Step 1: Spray the site with Garrett Juice plus orange oil or d-limonene at 2 ounces per gallon of spray. Homemade citrus oil can be made by soaking citrus peelings in an equal amount of water for 10 days to two weeks. Adding garlic-pepper tea makes the spray even more powerful. This same spray will also help control aphids, white flies, and mosquitoes. It will also kill beneficials so donít use unless pests are a problem and donít use more than the recommended rates of any of the citrus concentrates or risk burning plant foliage or even killing plants.
Step 2: Treat mounds with a drench of manure compost tea, molasses and citrus oil. Commercial products are available that contain these ingredients. The homemade concentrate includes equal parts of compost tea, molasses and orange oil. Use 4-6 ounces of concentrate per gallon of water.
Step 3: Apply beneficial nematodes on problem areas. Be sure to apply these living organisms within the date deadline. They do have a shelf life.
Step 4: Spray the site at least monthly with Garrett Juice which is a mixture of manure compost tea, seaweed, natural vinegar and molasses. Long term this is the only step necessary.
Not only does this program get rid of fire ants, they usually stay gone. Recommendations by Michael Bosco:
There are steps that can be taken to reduce the competitive edge of fire ants and as part of an overall organic program to control fire ants.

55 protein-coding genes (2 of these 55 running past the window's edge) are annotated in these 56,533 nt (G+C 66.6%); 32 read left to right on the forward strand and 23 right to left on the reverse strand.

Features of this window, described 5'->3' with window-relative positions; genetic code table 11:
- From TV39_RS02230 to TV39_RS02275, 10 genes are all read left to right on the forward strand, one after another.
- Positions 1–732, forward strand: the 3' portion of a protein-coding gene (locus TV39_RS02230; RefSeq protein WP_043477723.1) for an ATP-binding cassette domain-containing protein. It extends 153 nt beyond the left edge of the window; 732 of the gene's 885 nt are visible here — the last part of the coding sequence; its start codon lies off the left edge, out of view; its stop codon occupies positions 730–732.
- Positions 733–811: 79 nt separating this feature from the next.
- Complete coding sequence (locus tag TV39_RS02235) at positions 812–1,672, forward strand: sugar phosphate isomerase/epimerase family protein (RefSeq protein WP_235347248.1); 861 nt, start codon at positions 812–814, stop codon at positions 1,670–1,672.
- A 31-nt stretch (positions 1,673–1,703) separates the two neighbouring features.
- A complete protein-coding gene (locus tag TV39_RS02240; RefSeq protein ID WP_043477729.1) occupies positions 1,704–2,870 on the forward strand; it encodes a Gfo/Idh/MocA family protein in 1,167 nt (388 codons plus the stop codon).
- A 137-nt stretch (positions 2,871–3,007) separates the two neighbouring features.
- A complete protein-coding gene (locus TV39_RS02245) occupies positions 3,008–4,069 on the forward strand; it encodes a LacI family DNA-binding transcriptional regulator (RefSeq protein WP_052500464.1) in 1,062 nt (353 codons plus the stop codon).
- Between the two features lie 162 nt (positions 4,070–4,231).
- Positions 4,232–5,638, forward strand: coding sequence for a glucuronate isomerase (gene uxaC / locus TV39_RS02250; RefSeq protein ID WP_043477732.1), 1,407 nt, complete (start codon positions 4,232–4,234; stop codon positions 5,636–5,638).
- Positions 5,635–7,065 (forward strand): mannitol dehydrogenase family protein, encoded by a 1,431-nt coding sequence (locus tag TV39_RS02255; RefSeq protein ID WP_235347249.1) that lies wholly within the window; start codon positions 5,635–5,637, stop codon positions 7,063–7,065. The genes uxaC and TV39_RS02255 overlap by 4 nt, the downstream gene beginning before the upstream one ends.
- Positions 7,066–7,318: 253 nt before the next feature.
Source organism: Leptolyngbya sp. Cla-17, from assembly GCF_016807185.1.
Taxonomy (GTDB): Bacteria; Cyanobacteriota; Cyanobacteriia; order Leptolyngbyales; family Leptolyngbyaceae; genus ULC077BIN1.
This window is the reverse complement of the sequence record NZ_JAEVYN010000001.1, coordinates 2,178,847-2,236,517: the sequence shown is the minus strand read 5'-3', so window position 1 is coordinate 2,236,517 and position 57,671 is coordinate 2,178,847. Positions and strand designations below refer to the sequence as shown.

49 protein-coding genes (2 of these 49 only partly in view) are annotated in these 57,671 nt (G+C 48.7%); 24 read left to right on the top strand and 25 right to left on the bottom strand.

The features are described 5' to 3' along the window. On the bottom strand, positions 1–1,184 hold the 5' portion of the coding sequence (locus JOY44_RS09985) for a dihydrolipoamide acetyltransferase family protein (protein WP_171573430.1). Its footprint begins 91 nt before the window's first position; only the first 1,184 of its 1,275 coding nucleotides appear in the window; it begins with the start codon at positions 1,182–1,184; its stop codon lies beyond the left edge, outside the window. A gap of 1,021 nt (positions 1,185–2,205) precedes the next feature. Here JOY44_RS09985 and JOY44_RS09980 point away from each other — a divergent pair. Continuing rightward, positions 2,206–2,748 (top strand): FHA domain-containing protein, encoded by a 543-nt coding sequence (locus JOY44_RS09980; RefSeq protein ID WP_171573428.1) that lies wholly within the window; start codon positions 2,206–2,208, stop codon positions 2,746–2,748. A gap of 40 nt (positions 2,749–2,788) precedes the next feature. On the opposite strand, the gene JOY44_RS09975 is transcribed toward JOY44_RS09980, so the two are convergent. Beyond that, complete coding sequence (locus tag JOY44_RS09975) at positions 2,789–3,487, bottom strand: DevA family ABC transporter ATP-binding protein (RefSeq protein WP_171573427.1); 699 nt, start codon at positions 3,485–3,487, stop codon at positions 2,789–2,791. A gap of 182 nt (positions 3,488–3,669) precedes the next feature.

1. Increase biodiversity Fire ants are more of a problem in new neighborhoods than in older neighborhoods, where there is a more stabilized ecosystem. When fire ants are forced to compete they become less of a problem. We must do our part to encourage nature.
2. Treating the lawn spring and fall with nematodes Treat after sunset and follow-up with Ĺ inch of irrigation. Nematodes are live microscopic worms and need to be applied at the highest recommended rate and in a manor to ensure their survival.
Individual Mound Treatment
3. Treat individual mounds with 1-1/2 ounces of citrus and a few drops of soap as a wetting agent per gallon of water. Treat each mound with one gallon of diluted mixture.
Large area Treatment Program or Bad Infestations
4. When large areas have bad infestations of fire ants, the next step up from the nematodes and citrus drench is applying baits on the whole property at 1-1/2 lb. per acre and one teaspoon of bait per mound. The baits we recommend are the ones containing abamectin because it is derived from a soil microorganism. At low concentrations abamectin acts as an insect growth regulator and when used on individual mounds it is a stomach poison. Baiting should be done in the spring and fall during times of active ant foraging. Test the timing and the baitís palpability by applying a small amount to individual mounds and watch for a quick uptake. For mounds along sidewalks, house foundations etc. bait is normally required to get effective control, because the ant colony is protected under the concrete.
5. The next step up from the abamectin baits is the chemical growth regulators. These products do not kill ants, they obstruct their life cycle. This process is slow and should be looked at as a low toxic method to decreasing fire ant populations on large properties over a period of several months. Extinguish is a product that has demonstrated good results. As with most baits it is best used in the spring and fall when ants are actively foraging.
To move a mound of these beneficial ants, cover it with shredded mulch. The ants will relocate to a spot where the opening to the mound is again in full sun.
Fire Ant Remedy - sprinkle a packet of aspartame (Equal or Nutra Sweet) on the mound. Ants will be gone the next day. Anyone eating or drinking anything containing this stuff is nuts!